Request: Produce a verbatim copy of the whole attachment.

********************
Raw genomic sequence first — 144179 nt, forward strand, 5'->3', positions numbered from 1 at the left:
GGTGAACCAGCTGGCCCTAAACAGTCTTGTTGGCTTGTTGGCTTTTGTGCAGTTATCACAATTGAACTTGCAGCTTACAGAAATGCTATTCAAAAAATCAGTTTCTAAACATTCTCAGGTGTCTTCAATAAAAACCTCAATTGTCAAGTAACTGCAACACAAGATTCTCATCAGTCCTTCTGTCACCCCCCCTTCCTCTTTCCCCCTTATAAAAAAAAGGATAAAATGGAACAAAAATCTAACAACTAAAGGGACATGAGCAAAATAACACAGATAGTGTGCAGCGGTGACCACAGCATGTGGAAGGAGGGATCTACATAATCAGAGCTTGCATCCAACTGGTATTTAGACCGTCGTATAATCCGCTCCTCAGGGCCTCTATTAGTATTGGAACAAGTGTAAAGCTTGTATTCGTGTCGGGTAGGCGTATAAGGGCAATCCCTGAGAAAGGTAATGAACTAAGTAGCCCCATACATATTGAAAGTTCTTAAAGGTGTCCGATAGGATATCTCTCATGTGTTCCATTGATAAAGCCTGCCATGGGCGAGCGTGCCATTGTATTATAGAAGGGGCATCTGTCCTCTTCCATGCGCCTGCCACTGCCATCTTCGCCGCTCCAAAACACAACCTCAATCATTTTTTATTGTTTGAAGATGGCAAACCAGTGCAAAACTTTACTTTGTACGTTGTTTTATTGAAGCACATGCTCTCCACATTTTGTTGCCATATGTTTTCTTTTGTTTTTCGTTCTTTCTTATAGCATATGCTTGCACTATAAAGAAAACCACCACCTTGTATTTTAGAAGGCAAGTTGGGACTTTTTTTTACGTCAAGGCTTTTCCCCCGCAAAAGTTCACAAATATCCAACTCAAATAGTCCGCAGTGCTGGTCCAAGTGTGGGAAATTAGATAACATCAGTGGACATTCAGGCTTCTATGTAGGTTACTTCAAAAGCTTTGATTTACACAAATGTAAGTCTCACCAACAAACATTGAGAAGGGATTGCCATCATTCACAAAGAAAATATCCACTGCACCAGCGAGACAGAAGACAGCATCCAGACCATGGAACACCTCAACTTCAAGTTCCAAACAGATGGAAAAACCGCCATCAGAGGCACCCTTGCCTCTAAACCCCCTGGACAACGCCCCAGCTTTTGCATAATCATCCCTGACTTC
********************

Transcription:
Raw genomic sequence first — 144179 nt, forward strand, 5'->3', positions numbered from 1 at the left:
GGTGAACCAGCTGGCCCTAAACAGTCTTGTTGGCTTGTTGGCTTTTGTGCAGTTATCACAATTGAACTTGCAGCTTACAGAAATGCTATTCAAAAAATCAGTTTCTAAACATTCTCAGGTGTCTTCAATAAAAACCTCAATTGTCAAGTAACTGCAACACAAGATTCTCATCAGTCCTTCTGTCACCCCCCCTTCCTCTTTCCCCCTTATAAAAAAAAGGATAAAATGGAACAAAAATCTAACAACTAAAGGGACATGAGCAAAATAACACAGATAGTGTGCAGCGGTGACCACAGCATGTGGAAGGAGGGATCTACATAATCAGAGCTTGCATCCAACTGGTATTTAGACCGTCGTATAATCCGCTCCTCAGGGCCTCTATTAGTATTGGAACAAGTGTAAAGCTTGTATTCGTGTCGGGTAGGCGTATAAGGGCAATCCCTGAGAAAGGTAATGAACTAAGTAGCCCCATACATATTGAAAGTTCTTAAAGGTGTCCGATAGGATATCTCTCATGTGTTCCATTGATAAAGCCTGCCATGGGCGAGCGTGCCATTGTATTATAGAAGGGGCATCTGTCCTCTTCCATGCGCCTGCCACTGCCATCTTCGCCGCTCCAAAACACAACCTCAATCATTTTTTATTGTTTGAAGATGGCAAACCAGTGCAAAACTTTACTTTGTACGTTGTTTTATTGAAGCACATGCTCTCCACATTTTGTTGCCATATGTTTTCTTTTGTTTTTCGTTCTTTCTTATAGCATATGCTTGCACTATAAAGAAAACCACCACCTTGTATTTTAGAAGGCAAGTTGGGACTTTTTTTTACGTCAAGGCTTTTCCCCCGCAAAAGTTCACAAATATCCAACTCAAATAGTCCGCAGTGCTGGTCCAAGTGTGGGAAATTAGATAACATCAGTGGACATTCAGGCTTCTATGTAGGTTACTTCAAAAGCTTTGATTTACACAAATGTAAGTCTCACCAACAAACATTGAGAAGGGATTGCCATCATTCACAAAGAAAATATCCACTGCACCAGCGAGACAGAAGACAGCATCCAGACCATGGAACACCTCAACTTCAAGTTCCAAACAGATGGAAAAACCGCCATCAGAGGCACCCTTGCCTCTAAACCCCCTGGACAACGCCCCAGCTTTTGCATAATCATCCCTGACTTC